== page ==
A typical Kroger store stocks about 14,400 private-label items – nearly double the 7,800 items stocked in 2003.

\"Krogerlogo\"\”The consumer has looked and said private label isn\’t a bad thing,\” Welch said. \”Many private labels are becoming brands, to the point that consumers are not aware it\’s a store label.

\”Grocers can put ads behind them with in-store brands, displaying with prominence, and that gives the private labels a huge advantage.\”

Also, Private Selection, the company\’s premium tier of store brands, exceeded $1 billion in sales in 2008.

\”In this environment, people are more willing to try our brands and we are seeing that month in and month out,\” said Meghan Glynn, a Kroger spokesperson.

For Kroger, the epicenter of the company\’s private-brand initiative is in downtown Cincinnati in a laboratory and test center tucked away in the first floor of the corporate headquarters.

Few of those thousands of products make it to store shelves without first passing muster with consumers who come to the laboratory to sample items each week.

Three afternoons a week, anybody who works in the building – many if not most are Kroger employees – line up to rate a variety of foods on a bank of computers.

On one recent afternoon, the offering was a cranberry, mango, vegetable and fruit medley in honey-lime seasoning.

All of the potential brands are judged with a rigorous survey. Testers cannot talk.

They must rank foods across a number of detailed categories, such as overall liking, flavor, appearance and texture.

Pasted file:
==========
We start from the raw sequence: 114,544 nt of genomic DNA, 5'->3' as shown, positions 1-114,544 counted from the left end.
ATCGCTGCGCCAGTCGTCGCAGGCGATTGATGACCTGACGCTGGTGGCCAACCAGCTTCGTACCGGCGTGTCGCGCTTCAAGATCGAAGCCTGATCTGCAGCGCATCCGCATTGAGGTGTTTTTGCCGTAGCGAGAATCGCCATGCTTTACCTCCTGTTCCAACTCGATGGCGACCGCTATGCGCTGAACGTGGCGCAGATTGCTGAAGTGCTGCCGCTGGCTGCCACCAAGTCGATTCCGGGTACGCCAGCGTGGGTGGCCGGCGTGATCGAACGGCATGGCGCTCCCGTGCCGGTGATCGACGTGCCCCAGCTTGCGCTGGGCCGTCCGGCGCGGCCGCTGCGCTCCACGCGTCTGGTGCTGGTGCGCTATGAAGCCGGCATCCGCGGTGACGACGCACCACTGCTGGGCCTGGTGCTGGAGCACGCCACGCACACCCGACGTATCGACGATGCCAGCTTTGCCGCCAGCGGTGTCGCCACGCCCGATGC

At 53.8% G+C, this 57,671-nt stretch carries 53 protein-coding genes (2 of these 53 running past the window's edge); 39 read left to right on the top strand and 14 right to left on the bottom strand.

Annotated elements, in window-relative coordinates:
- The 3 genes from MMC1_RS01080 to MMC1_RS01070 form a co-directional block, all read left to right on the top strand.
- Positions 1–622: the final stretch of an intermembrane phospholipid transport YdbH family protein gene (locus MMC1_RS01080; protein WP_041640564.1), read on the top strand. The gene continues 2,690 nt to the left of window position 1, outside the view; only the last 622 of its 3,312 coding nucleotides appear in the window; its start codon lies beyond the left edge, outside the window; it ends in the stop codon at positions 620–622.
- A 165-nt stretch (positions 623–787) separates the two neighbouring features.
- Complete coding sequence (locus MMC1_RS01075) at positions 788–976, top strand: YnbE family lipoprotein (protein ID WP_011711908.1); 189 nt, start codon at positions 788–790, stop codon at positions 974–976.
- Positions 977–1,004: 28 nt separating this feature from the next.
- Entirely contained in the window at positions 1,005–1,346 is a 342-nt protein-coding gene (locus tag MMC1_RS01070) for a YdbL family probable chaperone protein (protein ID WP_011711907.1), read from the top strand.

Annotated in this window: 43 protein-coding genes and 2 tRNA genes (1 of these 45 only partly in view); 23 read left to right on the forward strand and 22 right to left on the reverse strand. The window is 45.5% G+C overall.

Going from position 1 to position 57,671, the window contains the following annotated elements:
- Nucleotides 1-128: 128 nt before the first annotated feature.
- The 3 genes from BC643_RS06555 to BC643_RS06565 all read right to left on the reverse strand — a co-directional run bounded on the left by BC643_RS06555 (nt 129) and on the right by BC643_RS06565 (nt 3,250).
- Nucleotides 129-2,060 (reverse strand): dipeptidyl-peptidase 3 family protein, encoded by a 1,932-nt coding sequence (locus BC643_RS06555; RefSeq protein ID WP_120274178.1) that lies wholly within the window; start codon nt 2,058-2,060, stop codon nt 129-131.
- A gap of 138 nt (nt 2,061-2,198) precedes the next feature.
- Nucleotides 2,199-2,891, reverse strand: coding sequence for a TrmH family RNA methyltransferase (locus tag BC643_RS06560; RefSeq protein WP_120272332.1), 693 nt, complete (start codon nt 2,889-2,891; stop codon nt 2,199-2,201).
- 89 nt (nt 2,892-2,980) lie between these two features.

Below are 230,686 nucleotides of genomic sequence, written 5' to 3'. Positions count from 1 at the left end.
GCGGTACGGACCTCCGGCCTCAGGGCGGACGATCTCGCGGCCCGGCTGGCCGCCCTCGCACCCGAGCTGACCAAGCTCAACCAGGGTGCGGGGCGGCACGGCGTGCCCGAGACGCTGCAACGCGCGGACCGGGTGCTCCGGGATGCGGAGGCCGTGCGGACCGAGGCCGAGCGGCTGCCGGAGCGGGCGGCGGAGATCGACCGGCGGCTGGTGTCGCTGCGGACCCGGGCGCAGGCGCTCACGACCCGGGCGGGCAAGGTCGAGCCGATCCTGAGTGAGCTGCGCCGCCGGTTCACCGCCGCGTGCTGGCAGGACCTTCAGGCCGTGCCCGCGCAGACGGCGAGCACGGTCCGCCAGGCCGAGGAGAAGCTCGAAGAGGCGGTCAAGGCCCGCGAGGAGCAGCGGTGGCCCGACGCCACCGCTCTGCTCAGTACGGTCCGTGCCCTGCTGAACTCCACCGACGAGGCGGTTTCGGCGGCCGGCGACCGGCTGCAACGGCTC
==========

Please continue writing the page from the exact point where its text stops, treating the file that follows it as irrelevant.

A nine-point rating scale is nuanced with impressions such as \”like extremely, like very much, like moderately, like slightly and neither like nor dislike.\” The dislike category is equally detailed.

Testers are paid with chocolate candy, cookies and free coupons for their trouble – as well as the free plate of food being tested.

Read the entire article.

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Kroger

Kroger Up 8% on Strength of Private Brands.

This week Cincinnati based grocer, Kroger reported that 200 fourth-quarter profits rose 8% (Dow Jones Newswire) from a year ago as sales of its Private Brands reached record-highs. Kroger further reported that is Private Brands hit a record 35% of total grocery unit sales, driven by the Kroger Value and Kroger Private Selection brands. Kroger operates 2,481 stores in 31 states, as well as regional chains including Ralph\’s, Fred Meyer and Food 4 Less. Here is a great news video from CBS news in Denver, Grocery Stores See Surge In Store Brand Sales.

This is no surprise given that Kroger has worked hard to build a robust and customer relevant multi-tiered portfolio of Private Brands. Here is my take on their architecture:

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Check out the Kroger website for some well done Private Brand Commercials.

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Kroger Ralcorp

Economy Drives Private Brand Sales

This from article from Investopedia illustrates the positive impact a worsening economy will have on Private Brand and the negative impact it will have on the national brand competitors. The key question is whether Private Brands will be able to maintain their gains after the economy rebounds.

Food For Thought In 2009

January 02, 2009 | By Will Ashworth

This year was a good one for most food companies as they were able to remain profitable despite the economy, but not all food companies were immune to the slowdown. Companies with higher-priced brands like Kraft (NYSE:KFT), Heinz (NYSE:HNZ) and Lancaster Colony (Nasdaq:LANC) all took a hit in 2008. Although, to be fair, their hit was nothing like the 40% drubbing the S&P 500 took. Astonishingly, Kraft\’s stock was still in the black as late as October.